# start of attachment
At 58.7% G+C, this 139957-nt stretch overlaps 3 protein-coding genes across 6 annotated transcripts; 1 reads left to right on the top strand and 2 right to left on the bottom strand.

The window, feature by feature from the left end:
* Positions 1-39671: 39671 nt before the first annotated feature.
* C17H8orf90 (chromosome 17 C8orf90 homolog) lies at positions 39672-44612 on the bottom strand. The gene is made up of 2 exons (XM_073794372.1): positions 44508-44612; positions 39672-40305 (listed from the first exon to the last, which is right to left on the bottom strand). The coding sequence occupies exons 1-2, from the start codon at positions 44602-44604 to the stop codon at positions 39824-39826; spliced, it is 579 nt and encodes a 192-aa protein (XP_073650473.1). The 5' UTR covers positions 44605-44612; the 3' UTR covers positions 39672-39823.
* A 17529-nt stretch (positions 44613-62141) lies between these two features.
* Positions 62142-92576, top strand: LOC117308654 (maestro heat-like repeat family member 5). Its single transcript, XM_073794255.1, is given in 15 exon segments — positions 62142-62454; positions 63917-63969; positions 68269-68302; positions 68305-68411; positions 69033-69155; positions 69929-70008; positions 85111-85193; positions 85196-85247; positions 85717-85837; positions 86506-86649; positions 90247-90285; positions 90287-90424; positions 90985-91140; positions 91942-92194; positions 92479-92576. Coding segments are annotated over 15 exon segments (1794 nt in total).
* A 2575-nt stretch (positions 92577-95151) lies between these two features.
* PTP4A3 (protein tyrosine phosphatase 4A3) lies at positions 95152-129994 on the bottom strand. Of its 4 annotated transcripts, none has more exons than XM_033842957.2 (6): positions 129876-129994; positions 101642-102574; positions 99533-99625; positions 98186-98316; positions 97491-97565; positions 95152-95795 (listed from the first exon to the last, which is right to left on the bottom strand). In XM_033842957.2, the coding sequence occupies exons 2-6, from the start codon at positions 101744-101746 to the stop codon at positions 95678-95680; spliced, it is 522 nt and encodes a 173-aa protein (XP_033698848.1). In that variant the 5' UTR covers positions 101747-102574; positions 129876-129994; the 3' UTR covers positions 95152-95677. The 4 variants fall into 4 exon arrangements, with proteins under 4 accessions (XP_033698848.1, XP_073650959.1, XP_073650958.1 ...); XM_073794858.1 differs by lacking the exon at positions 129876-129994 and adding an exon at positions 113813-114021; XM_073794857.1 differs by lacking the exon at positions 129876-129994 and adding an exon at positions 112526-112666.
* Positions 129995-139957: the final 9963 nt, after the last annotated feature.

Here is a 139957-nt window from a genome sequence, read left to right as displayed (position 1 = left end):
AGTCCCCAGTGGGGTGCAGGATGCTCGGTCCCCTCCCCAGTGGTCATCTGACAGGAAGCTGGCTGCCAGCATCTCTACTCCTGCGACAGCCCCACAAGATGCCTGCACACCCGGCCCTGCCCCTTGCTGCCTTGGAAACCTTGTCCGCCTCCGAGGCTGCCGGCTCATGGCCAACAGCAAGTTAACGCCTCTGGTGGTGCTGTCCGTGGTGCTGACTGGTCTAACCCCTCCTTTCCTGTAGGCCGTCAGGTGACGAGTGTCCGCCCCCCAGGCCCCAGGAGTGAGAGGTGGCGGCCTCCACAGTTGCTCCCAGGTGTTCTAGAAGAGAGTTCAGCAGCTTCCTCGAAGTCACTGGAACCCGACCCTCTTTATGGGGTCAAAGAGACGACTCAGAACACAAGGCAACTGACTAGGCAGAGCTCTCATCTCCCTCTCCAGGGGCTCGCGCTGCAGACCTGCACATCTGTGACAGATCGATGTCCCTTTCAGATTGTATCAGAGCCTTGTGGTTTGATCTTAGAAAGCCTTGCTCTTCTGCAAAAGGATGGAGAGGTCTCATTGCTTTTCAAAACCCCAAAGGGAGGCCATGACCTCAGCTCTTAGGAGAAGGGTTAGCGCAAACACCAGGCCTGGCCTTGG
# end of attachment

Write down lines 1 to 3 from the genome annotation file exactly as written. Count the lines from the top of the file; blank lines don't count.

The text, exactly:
At 58.7% G+C, this 139957-nt stretch overlaps 3 protein-coding genes across 6 annotated transcripts; 1 reads left to right on the top strand and 2 right to left on the bottom strand.

The window, feature by feature from the left end:
* Positions 1-39671: 39671 nt before the first annotated feature.